“Of course, that’s one of the conditions in the contract. We are required to get them identification papers.”

When Jade Force had arrived at the camp, each of the refugees had a small card with a picture, a name, a date of birth, and an id number. It basically identified them as a refugee at the camp without any mention of place of birth or citizenship. For all intents and purposes, the ID trapped them inside the camp. Of course, there had been no one watching over the camp so that didn’t mean much other than the fact that if they were caught outside the camp they’d be treated as criminals and returned to the camp.

“Usually, that is a local identification identifying them as a refugee,” Van Wyck said.

“What good is that? No nation recognizes that kind of identification. That kind of identification wouldn’t allow them to leave here once they are on their feet financially,” Hearth Ramya said.

“Having a passport means they are no longer refugees, but undocumented aliens.”

“We are working to get their presence here legally recognized. The first step was to get adequate identification,” Hearth Ramya said.

“They can leave here, now that they have a passport. All they have to do is apply for a permanent visa from another country,” Van Wyck said.

That was a problem since very few countries wanted to accept refugees, even those with a good passport. It was expensive supporting refugees. They had to be supported economically while establishing themselves. Few countries could afford to do that, particularly when there were millions of refugees scattered around the world.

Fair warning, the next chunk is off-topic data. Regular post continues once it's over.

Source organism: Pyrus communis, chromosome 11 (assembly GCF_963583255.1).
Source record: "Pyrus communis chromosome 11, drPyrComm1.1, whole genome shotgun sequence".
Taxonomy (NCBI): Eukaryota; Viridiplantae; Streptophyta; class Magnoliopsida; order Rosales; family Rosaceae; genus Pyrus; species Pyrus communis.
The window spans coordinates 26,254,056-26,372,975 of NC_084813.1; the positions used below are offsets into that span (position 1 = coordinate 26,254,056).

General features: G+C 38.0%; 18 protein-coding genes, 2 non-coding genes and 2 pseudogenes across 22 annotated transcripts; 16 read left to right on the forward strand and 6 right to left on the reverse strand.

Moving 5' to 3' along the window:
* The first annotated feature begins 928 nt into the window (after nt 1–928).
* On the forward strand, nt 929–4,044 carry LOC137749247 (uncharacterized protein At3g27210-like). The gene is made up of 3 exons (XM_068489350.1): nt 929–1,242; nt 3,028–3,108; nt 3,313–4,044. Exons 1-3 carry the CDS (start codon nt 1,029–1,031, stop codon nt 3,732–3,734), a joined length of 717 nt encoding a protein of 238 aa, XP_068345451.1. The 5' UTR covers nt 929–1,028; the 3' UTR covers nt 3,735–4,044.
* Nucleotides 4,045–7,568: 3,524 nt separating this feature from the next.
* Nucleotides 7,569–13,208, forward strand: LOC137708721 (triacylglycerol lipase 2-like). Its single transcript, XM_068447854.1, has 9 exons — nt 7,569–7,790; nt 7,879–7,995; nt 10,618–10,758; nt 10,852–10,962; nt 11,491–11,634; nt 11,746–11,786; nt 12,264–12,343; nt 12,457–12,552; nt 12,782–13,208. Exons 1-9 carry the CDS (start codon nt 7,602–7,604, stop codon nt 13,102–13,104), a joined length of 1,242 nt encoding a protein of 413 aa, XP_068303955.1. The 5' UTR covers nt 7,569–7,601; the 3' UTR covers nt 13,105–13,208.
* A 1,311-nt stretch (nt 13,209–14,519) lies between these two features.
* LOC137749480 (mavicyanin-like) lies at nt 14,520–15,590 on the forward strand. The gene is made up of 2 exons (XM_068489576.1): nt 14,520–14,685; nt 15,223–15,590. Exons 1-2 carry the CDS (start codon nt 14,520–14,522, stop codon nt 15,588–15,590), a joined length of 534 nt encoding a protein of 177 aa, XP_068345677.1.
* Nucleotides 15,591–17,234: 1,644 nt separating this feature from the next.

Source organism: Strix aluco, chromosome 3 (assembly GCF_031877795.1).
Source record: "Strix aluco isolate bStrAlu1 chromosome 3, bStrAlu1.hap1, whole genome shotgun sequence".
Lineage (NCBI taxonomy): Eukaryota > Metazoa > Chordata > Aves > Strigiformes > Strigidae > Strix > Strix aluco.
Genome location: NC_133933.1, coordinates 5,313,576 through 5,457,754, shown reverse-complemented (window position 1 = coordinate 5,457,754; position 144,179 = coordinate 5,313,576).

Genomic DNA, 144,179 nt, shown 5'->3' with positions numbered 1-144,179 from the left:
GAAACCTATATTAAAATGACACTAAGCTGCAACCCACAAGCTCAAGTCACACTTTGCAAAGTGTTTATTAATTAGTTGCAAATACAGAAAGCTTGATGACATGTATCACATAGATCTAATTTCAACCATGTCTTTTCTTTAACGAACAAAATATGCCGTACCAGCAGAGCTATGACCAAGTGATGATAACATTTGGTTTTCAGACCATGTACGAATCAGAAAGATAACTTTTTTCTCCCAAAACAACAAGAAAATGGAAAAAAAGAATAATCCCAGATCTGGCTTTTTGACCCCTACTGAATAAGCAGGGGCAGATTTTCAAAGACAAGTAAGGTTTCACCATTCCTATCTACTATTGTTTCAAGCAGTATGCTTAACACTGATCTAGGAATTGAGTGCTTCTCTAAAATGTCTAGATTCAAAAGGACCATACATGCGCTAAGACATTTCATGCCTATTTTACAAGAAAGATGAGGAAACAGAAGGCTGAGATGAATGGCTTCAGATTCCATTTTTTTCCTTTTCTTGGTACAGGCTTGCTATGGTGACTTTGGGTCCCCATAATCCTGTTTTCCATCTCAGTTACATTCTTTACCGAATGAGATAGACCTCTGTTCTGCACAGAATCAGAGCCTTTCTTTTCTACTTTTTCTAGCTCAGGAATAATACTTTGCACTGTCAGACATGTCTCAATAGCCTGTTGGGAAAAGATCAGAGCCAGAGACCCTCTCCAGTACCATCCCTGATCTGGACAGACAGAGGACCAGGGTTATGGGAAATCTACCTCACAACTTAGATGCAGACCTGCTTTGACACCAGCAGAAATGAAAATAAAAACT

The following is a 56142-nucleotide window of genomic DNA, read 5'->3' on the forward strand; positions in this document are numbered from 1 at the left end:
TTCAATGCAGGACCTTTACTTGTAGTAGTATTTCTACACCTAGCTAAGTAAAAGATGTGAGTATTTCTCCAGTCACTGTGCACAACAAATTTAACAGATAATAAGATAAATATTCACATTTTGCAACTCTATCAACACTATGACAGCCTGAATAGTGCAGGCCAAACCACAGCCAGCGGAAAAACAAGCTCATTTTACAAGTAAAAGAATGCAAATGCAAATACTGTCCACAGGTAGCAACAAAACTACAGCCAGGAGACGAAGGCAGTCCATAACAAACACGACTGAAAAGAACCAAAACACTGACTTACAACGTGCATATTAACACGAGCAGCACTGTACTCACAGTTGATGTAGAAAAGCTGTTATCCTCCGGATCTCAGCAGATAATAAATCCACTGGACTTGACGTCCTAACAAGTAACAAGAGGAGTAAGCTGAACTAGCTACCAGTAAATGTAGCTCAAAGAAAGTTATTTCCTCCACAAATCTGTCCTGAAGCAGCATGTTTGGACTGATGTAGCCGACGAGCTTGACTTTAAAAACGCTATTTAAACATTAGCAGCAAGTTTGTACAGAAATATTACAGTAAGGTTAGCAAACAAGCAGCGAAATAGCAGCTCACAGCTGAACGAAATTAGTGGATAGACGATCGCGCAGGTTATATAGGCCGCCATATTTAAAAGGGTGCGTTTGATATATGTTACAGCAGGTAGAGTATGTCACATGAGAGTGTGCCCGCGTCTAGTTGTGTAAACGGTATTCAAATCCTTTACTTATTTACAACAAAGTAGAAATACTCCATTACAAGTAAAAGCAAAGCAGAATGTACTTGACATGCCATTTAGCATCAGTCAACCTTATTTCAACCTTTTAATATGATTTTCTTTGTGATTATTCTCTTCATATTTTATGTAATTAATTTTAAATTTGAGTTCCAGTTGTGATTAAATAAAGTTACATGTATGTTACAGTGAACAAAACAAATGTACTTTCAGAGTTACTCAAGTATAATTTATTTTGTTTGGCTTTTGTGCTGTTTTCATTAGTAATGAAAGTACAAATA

“Where would they go?” Hearth Ramya said.

“Back to Sumar,” Van Wyck stated.

“There’s nothing for them back in Sumar. Their homes are in the middle of a war zone. They have no money and no jobs waiting for them,” she said.

“But...” Van Wyck stuttered.

He had never encountered this kind of situation. The bureaucratic details that had to be followed to get so many people recognized were overwhelming. The process could take anywhere from two years to a decade. Not a single request for establishing national identity had come through the IFN. He would have known about it if there had been one. He wondered how they had managed to accomplish it in less than seven months.